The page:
Everyone is different; some people are more productive at 8 in the morning, while others get a boost of energy around 6 pm. Whatever the case, you should identify your most productive time and complete all your most difficult tasks. By ensuring your productive times align with your most difficult tasks, you can save time by getting things done instead of staring at your task lists.

Consider scheduling during the times you're most productive. For example, if you're not a morning person, you can use the early morning hours after you first wake up to focus on your me-time.

Don't Compromise Your Time

If you've scheduled some personal time in your day, don't compromise if someone asks you to do something. Your friends and family may think you're always available, so it's up to you to make them realize you're not. If you take an hour a day for personal time, whether watching your favorite show before bed or doing chores around the house, your friends and family will understand. After all, they're busy, too.

Learning to tell people you can't hang out, go to dinner, or spend time with them at a particular time won't ruin your friendships. Instead, get more comfortable turning things down in favor of something you want to do. Of course, you can't turn down every request. For example, if your boss needs you to stay late and you've left early throughout the week, you might need to sacrifice your personal time.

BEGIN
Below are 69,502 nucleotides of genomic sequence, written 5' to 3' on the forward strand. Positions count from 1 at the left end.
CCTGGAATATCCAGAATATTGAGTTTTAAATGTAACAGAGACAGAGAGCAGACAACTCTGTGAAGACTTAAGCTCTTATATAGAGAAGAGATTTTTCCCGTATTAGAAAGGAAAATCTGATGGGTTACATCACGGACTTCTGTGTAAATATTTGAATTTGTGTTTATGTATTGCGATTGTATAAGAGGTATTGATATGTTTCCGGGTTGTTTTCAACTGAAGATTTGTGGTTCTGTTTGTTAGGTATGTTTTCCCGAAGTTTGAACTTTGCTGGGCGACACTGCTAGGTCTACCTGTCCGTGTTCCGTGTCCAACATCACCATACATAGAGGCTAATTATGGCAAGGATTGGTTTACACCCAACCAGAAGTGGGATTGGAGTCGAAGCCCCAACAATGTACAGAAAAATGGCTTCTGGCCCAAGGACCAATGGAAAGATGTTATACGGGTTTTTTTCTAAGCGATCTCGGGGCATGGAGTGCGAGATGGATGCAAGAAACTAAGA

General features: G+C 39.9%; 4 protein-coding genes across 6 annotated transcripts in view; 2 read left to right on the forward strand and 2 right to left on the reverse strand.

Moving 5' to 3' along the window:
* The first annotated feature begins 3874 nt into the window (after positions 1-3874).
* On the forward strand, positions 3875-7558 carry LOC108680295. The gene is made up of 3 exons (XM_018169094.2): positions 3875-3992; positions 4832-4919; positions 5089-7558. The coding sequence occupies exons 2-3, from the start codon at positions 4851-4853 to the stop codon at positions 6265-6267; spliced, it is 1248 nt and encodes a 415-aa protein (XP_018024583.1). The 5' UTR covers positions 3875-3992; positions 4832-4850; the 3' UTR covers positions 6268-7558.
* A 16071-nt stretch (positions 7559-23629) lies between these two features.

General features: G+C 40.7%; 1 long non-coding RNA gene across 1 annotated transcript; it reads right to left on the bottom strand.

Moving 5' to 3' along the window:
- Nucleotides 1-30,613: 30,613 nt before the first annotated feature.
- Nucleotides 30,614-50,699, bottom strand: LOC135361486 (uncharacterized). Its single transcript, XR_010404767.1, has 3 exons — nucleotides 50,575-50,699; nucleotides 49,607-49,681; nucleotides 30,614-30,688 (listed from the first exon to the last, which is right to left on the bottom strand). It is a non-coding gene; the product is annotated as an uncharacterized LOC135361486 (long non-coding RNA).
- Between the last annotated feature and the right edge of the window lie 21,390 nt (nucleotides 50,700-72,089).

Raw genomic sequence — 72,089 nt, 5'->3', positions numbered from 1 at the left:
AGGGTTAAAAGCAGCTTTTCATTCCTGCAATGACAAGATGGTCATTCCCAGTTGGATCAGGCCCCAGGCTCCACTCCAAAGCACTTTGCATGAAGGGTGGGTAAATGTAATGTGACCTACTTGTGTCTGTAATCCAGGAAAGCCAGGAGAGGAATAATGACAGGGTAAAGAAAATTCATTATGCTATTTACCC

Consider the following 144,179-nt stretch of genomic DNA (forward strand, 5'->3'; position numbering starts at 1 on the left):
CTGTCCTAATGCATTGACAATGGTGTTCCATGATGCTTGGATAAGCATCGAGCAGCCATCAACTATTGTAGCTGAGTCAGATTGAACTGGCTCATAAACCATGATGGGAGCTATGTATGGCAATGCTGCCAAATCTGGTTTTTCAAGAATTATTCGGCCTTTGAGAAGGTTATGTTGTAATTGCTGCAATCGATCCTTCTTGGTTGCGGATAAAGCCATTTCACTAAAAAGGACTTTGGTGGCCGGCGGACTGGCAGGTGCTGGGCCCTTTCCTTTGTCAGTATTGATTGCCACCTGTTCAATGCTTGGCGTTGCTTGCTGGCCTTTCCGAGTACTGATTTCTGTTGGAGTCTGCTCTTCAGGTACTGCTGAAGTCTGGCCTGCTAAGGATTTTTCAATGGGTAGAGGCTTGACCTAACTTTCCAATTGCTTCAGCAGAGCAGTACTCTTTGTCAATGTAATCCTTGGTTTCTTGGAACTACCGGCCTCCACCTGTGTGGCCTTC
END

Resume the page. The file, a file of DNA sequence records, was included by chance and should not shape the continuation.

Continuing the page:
Set Work Boundaries

Having good work boundaries can prevent you from working well into your scheduled personal time while preventing burnout. Your job is important to you, but you're just as important to them. Setting realistic boundaries means agreeing to a work schedule and sticking with it. Of course, some jobs require you to be on call or work long past your scheduled hours. However, it's time to talk to your boss if you don't work one of these jobs and are constantly staying late.

Having boundaries, including not staying late, reading emails on weekends, or answering calls after hours, will allow you to achieve a healthy work-life balance necessary to get some time alone. If you're worried your boss won't understand, schedule some time to express your needs and tell them why your personal time is vital to your work-life balance and what it means for your work.